A. (Adam) Lindsay Gordon

Adam Lindsay Gordon (1833-70)

Poet, Horseman, Politician, Speculator & Policeman

Location: CofE*U*21

Undoubtedly one of the most significant interments at Brighton General Cemetery is that of Poet Gordon who was born at Cheltenham, England on 19 October 1833 (and not at Azores as has been widely published) the son of Adam Gordon and his cousin Harriet. Inheriting his mother’s fecklessness, his adolescence was a troubled one, marred by brawls, bouts of drunkenness and a warrant for his arrest that tested his father’s patience once too many; a position in South Australia was secured and he sailed on the Julia arriving in Adelaide on 11 November 1853.  

“To My Sister”
My parents bid me cross the flood,
My kindred frowned at me;
They say I have belied my blood,
And stained my pedigree.
But I must turn from those who chide,
And laugh at those who frown;
I cannot quench my stubborn pride,
Nor keep my sprits down.

Horses were Gordon’s love, poetry his passion. Serving with the SA Mounted Police (1853-55) he was stationed at Penola in the Mount Gambier area and spent a period of two years of routine life of unremarkable incidents; his horse skills were noted by his peers and he proved a reliable trooper. It was also here that he met Rev Julian Tenison-Woods (Waverley Cemetery) which up to this point little was known of the poet in Gordon. With a formidable library of the likes of Thackeray, Dickens, Shelley and Byron, Tenison-Woods supplied the stimulus to rekindle Gordon’s passion in poetry. He also befriended William Trainor (q.v.), who apart from Tenison-Woods encouraged Gordon to publish his works; “The Feud was his first and appeared in Border Watch on 30 August 1864. On the death of his mother in 1861 Gordon received a large inheritance and was suddenly a man of wealth. It also marked the start of his downfall. 

He married Margaret née Park on 20 October 1862 and bought Dingley Dell a cottage near Port MacDonnell; pursued his love of riding and training steeplechasers; and made disastrous speculations in land. Where men upon failure could say they tried, Gordon was one who upon failure could never understand why, believing his family name would alone assure success. In January 1865 he entered the South Australian parliament (1865-66) on the urgings of the Mount Gambier landowners: his platform was against unlocking the lands, support of borrowing for public works and vowing to lobby for extra funds for the area.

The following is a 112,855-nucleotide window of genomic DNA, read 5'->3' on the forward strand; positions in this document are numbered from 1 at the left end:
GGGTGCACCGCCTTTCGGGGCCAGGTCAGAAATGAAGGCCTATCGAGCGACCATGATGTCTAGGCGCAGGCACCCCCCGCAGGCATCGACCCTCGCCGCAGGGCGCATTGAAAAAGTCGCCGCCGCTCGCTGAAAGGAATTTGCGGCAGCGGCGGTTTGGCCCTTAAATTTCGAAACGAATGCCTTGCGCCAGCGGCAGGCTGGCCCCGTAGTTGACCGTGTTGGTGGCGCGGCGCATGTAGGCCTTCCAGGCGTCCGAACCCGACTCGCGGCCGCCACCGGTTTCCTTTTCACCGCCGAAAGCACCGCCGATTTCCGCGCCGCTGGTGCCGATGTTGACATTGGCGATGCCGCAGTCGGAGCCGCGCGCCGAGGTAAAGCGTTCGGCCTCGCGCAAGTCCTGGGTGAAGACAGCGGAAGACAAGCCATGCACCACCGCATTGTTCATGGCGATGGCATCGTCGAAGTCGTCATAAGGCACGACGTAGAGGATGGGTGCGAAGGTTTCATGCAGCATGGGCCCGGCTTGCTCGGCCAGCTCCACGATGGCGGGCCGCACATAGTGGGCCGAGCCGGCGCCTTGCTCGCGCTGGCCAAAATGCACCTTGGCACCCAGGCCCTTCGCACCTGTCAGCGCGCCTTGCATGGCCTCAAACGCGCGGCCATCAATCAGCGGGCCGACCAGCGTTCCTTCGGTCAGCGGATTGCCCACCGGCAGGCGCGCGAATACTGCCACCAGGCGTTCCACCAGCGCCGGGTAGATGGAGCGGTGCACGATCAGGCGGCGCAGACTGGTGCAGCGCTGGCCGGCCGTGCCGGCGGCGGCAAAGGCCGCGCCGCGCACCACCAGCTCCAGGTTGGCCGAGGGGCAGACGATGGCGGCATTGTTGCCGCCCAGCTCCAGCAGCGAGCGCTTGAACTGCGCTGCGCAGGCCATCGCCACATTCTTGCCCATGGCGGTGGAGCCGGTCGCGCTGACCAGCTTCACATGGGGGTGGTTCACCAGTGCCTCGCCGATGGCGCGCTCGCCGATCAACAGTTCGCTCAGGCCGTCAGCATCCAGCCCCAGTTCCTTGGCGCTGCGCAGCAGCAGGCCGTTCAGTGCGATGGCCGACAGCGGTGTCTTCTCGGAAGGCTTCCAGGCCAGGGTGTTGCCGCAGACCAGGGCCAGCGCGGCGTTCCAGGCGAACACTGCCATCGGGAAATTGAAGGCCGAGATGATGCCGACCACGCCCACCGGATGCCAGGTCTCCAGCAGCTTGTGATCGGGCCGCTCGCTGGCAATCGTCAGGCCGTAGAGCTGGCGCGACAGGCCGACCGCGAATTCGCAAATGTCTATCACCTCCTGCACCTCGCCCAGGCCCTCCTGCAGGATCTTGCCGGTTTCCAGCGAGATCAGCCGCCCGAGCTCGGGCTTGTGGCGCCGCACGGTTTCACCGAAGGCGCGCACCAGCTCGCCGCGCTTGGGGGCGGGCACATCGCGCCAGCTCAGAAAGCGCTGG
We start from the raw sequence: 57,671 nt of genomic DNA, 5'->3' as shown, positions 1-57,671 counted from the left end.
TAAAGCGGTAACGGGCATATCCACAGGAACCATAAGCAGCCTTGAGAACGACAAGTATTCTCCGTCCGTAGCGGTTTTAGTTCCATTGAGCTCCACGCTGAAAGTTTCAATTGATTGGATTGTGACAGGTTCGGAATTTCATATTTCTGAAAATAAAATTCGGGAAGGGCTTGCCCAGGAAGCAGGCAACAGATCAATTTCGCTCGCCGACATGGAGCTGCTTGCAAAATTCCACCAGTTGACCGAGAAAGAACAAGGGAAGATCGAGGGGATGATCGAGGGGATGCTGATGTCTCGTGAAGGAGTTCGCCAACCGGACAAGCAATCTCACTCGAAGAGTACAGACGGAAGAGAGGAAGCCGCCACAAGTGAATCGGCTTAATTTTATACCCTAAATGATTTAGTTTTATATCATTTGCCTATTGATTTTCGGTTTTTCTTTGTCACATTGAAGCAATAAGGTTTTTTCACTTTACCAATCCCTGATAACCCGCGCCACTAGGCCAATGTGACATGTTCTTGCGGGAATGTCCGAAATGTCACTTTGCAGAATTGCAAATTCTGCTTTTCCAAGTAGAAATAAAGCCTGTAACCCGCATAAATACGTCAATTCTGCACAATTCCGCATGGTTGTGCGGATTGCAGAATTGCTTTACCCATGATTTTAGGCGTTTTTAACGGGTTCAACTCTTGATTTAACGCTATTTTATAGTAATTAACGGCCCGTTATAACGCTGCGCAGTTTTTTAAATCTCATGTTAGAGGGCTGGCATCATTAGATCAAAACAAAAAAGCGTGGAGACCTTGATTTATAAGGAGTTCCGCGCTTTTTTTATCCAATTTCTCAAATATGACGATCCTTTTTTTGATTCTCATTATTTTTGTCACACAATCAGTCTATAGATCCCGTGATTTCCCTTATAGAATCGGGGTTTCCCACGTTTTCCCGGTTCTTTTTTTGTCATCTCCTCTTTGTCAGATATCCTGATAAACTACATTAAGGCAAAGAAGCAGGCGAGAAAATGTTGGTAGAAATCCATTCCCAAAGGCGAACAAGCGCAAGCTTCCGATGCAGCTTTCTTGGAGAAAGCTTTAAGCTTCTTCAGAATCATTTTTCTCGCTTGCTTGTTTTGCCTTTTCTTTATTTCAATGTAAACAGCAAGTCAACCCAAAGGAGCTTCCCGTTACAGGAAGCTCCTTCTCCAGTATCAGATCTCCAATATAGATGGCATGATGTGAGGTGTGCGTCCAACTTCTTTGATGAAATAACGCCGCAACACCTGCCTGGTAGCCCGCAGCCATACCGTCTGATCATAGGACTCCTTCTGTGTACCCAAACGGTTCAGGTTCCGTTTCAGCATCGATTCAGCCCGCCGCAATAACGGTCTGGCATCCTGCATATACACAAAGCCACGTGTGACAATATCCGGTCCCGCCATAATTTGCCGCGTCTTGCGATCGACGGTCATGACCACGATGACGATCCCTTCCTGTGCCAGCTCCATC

But politics soon bored Gordon and he found more attraction in the Parliamentary library. He did however continue to write poetry and after the disastrous foray in land speculation in Western Australia he self-published his own works – “Ashtaroth” (1867) and “Sea Spray and Smoke Drift” (1867) but neither the reviewers warmed to his style and he made a substantial loss; it was rather a reflection of the uncompromising pre-conceived opinion of critics than the freshness of Gordon’s works. This failure soon led Gordon to Victoria in the form of an old friend Walter Craig of Craig’s Hotel, Ballarat whom he was able to lease livery stables from. But failure continued to dog Gordon. 

In March 1868 he suffered a serious horse riding fall and suffered a fractured skull, broken nose, jaw and ribs; on 14 April his only child, Annie died after contracting enteritis; a nearby blaze destroyed the stables; and in September his wife left him. While staying with a friend in Melbourne, Gordon met the author Marcus Clarke (Melbourne General Cemetery) at the time editor of Colonial Monthly who introduced Gordon to the Melbourne literary scene including Tom Carrington (q.v.) and Henry Kendall (Waverley Cemetery). Thus, Gordon began one last foray into poetry with “Bush Ballads and Galloping Rhymes” (1870) considered his finest work producing such favourites as “From the Wreck”, “The Sick Stockrider” and “How we Beat the Favourite”. The day after publication on 24 June 1870 he committed suicide on the Brighton foreshore.  

For Gordon, mistakes came too early and recognition too late whose recklessness and daring as a horse rider, open handed generosity and melancholy were ultimately his downfall. The stanza on his headstone from the poem “Ye Wearie Wayfarer” was popular to a generation of Australian school children:

Question not, but live and labour
Till yon goal be won,
Helping every feeble neighbour,
Seeking help from none;
Life is mostly froth and bubble,
Two things stand like stone:
KINDNESS in another’s trouble.
COURAGE in your own.

ADB Volume 4 1851-90 (D-J).
Robb, F., “Poems of Adam Lindsay Gordon” (1946).
The Age 25 & 27 June 1870.
The Herald 24 June 1870.

(Image by permission of the National Library of Australia, nla.pic-an5487725)